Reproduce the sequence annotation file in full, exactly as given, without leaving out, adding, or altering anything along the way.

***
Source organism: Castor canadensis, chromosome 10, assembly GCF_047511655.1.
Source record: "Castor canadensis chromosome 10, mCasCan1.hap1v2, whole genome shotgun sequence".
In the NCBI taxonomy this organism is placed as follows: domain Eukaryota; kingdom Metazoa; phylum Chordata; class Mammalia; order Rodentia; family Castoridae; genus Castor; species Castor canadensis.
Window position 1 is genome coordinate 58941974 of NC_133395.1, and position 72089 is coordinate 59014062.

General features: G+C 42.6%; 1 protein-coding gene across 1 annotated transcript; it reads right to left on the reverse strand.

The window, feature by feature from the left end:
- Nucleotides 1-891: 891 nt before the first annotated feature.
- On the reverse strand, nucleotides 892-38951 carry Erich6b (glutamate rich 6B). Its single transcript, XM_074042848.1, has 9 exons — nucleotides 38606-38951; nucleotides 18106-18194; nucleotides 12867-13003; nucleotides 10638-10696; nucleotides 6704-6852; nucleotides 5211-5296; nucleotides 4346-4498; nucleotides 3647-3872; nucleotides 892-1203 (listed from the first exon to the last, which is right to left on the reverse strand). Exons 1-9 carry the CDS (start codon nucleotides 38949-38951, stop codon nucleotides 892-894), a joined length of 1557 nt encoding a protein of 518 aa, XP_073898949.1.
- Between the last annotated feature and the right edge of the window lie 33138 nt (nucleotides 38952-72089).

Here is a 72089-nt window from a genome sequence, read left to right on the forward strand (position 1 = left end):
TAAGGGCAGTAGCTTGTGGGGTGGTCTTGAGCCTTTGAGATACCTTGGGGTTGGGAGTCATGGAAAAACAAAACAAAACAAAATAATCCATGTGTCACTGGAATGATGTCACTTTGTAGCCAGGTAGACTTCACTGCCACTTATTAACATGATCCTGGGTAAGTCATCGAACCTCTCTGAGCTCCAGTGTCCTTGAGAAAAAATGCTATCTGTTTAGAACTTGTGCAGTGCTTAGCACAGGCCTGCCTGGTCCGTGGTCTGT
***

Source organism: Castor canadensis, chromosome 10, assembly GCF_047511655.1.
Source record: "Castor canadensis chromosome 10, mCasCan1.hap1v2, whole genome shotgun sequence".
In the NCBI taxonomy this organism is placed as follows: domain Eukaryota; kingdom Metazoa; phylum Chordata; class Mammalia; order Rodentia; family Castoridae; genus Castor; species Castor canadensis.
Window position 1 is genome coordinate 58941974 of NC_133395.1, and position 72089 is coordinate 59014062.

General features: G+C 42.6%; 1 protein-coding gene across 1 annotated transcript; it reads right to left on the reverse strand.

The window, feature by feature from the left end:
- Nucleotides 1-891: 891 nt before the first annotated feature.
- On the reverse strand, nucleotides 892-38951 carry Erich6b (glutamate rich 6B). Its single transcript, XM_074042848.1, has 9 exons — nucleotides 38606-38951; nucleotides 18106-18194; nucleotides 12867-13003; nucleotides 10638-10696; nucleotides 6704-6852; nucleotides 5211-5296; nucleotides 4346-4498; nucleotides 3647-3872; nucleotides 892-1203 (listed from the first exon to the last, which is right to left on the reverse strand). Exons 1-9 carry the CDS (start codon nucleotides 38949-38951, stop codon nucleotides 892-894), a joined length of 1557 nt encoding a protein of 518 aa, XP_073898949.1.
- Between the last annotated feature and the right edge of the window lie 33138 nt (nucleotides 38952-72089).

Here is a 72089-nt window from a genome sequence, read left to right on the forward strand (position 1 = left end):
TAAGGGCAGTAGCTTGTGGGGTGGTCTTGAGCCTTTGAGATACCTTGGGGTTGGGAGTCATGGAAAAACAAAACAAAACAAAATAATCCATGTGTCACTGGAATGATGTCACTTTGTAGCCAGGTAGACTTCACTGCCACTTATTAACATGATCCTGGGTAAGTCATCGAACCTCTCTGAGCTCCAGTGTCCTTGAGAAAAAATGCTATCTGTTTAGAACTTGTGCAGTGCTTAGCACAGGCCTGCCTGGTCCGTGGTCTGT